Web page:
Puffin population may appear to be thriving, but more research needed, experts warn
The puffin population in Ireland may appear to be thriving, but more research is needed to assess how they are breeding, bird experts say.
According to the last available figures, there are an estimated 21,000 pairs of puffins in Ireland, which can mostly be seen along its west coast.
The comical looking birds can be viewed by the public on boat tours around Ireland’s Eye off the coast of Howth in Dublin and at the Cliffs of Moher in Co Clare.
According to a study carried out on the puffin population on Sceilg Mhichil, located off the Co Kerry coast, 7,380 individual puffins were recorded on the slopes, flying over and loafing on the surrounding waters of the site on May 5 this year, followed by 8,236 the following evening.
Niall Hatch, Birdwatch Ireland’s head of communications, told the PA news agency that it was unclear exactly how many pairs of puffins there are currently in Ireland.
“We do know that Ireland is of international importance to puffins, we have some very large puffin colonies around the Irish coast. But more survey work needs to be done to see how their chicks are surviving,” he said.
Mr Hatch said that each pair of puffins produces just one chick, or one puffling, a year.
They nest in burrows under the ground, which makes it more difficult to count their population, compared with other seabirds that would nest on ledges out in the open.
“So the fact is that things may look well with puffins because we’re seeing lots of adults around, but it doesn’t necessarily mean that the chicks are surviving and that they’re breeding successfully,” he said.
He said that climate change, unsustainable overfishing and the pollution of plastics in the sea, which can block the birds’ digestive systems, could also be affecting their breeding attempts.
As ocean temperatures warm, plankton can move further north to colder waters, which has more oxygen in it.
“Then the small fish follow the plankton and the small fish are the food that the puffins need to feed their chicks,” Mr Hatch told PA.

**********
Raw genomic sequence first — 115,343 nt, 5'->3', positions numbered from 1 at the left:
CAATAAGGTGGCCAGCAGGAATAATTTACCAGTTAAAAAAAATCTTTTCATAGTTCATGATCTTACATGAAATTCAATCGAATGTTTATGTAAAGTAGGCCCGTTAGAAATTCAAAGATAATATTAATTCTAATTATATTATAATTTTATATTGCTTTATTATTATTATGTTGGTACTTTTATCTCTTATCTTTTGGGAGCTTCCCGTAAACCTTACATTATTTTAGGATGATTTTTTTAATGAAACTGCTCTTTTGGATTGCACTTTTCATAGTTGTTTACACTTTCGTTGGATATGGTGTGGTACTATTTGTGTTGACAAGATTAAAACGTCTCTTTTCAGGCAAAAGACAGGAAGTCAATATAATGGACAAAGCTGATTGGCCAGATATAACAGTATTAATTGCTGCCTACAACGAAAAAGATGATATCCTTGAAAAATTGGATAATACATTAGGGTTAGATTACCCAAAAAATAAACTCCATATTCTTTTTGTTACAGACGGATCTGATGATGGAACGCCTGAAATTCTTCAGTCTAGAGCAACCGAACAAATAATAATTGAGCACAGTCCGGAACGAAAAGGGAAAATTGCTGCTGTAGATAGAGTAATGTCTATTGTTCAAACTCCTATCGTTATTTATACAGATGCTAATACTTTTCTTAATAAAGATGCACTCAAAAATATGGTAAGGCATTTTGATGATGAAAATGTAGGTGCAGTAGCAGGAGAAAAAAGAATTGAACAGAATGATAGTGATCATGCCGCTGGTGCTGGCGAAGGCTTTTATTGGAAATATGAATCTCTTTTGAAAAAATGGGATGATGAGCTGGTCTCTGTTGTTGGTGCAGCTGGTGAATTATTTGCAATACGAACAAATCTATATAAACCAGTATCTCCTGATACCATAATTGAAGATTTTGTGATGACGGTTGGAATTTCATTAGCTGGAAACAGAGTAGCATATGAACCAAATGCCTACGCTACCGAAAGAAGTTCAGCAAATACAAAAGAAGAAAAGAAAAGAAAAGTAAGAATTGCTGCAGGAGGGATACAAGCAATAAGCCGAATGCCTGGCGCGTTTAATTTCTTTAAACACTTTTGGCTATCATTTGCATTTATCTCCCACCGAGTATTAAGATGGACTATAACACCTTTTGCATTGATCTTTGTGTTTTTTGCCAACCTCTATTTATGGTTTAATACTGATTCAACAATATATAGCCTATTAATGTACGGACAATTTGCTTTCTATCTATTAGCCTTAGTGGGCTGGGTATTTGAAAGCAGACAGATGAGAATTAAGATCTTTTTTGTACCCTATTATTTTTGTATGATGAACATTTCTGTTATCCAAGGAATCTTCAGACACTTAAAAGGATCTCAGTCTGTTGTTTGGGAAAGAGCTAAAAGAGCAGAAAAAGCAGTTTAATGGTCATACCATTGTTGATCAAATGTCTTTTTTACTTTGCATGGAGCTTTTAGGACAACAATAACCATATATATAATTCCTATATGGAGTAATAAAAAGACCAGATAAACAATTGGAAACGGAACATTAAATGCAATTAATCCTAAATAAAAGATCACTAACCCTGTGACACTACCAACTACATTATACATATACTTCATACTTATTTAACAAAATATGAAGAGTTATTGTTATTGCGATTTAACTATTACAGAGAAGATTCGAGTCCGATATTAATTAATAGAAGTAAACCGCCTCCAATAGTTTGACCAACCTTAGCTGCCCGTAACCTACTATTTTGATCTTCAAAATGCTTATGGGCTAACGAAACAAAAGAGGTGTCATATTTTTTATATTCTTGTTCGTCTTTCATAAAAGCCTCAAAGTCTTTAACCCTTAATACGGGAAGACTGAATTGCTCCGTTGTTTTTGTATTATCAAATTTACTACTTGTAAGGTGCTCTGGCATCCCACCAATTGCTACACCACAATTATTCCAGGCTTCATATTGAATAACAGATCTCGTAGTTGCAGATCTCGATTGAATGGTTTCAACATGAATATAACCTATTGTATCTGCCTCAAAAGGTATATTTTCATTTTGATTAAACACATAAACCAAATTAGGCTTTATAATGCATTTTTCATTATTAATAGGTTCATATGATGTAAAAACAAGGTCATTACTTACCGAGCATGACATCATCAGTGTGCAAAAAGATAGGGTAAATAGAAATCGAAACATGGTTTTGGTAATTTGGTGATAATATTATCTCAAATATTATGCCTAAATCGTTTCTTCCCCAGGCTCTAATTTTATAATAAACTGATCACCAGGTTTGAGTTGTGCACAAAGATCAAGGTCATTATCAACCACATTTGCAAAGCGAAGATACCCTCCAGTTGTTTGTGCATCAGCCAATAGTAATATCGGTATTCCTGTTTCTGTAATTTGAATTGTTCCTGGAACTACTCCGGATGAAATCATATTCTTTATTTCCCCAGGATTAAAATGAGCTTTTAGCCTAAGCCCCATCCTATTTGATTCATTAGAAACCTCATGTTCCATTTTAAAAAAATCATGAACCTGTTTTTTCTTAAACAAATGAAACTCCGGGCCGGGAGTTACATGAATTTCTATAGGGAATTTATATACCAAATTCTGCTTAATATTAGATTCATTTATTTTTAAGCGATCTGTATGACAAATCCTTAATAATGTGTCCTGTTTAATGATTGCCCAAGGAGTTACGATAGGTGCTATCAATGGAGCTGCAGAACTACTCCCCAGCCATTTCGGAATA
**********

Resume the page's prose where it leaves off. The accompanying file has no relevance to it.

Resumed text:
“So where it may be the case that the adult puffins can go out to sea and feed, they spend most of the year out in the mid Atlantic Ocean, they can find food out there well away from land, but their chicks are back on land.
“So if the fish end up too far away, it’s too far for the parents to bring fish back back to the chicks. And that’s thought to be a major reason why we’re seeing population collapses in many parts of the North Atlantic, and we still do not fully know the picture in Ireland.”
He said that it was understandable that members of the public would want to view the comical, cartoon-like bird, but said if they are they should do it in a “non-intrusive” way.
“Now we would urge people when they are going to look at puffins to do it in a way that doesn’t impact on them,” he said.
“They’re very appealing to people. There’s something very comical about about them, something very cute.
“That that sort of ‘clown makeup’ look they have on their face, those big beaks that they have – they almost look like a cartoon. Of course people really would like to see them.”
“There’s many ways to do that: around Dublin, getting a boat from Howth around Ireland’s Eye and watching the puffins in the water; and going to places like Sceilg Mhichil and seeing them on the rocks, but keeping your distance.
“One of the very best places in Ireland to see puffins without any impact on them at all would be the Cliffs of Moher.
“The Cliffs of Moher are home to thousands of puffins during the summer and they’re quite easy to see there, so that’s what we’d recommend.”
He added: “People should enjoy them, we’re keen for people to experience puffins as much as possible. But please remember that they’re not toys, they’re creatures that are frightened of us and we have to be careful not to disturb them.”
The National Parks and Wildlife Service (NPWS) said the last published population estimate of puffins on the island of Ireland comes from a book published in 2004, where it was estimated there was a breeding population of 21,000 pairs.
The NPWS’s Breeding Seabird Monitoring Programme has carried out a series of surveys of several seabird species, but it warned of the difficulty of counting the population as they nest in burrows and/or rock crevices.
“However work on increasing our level of understanding of this species is growing,” it said, citing a report into the puffin population on Sceilg Mhichil it had carried out this month.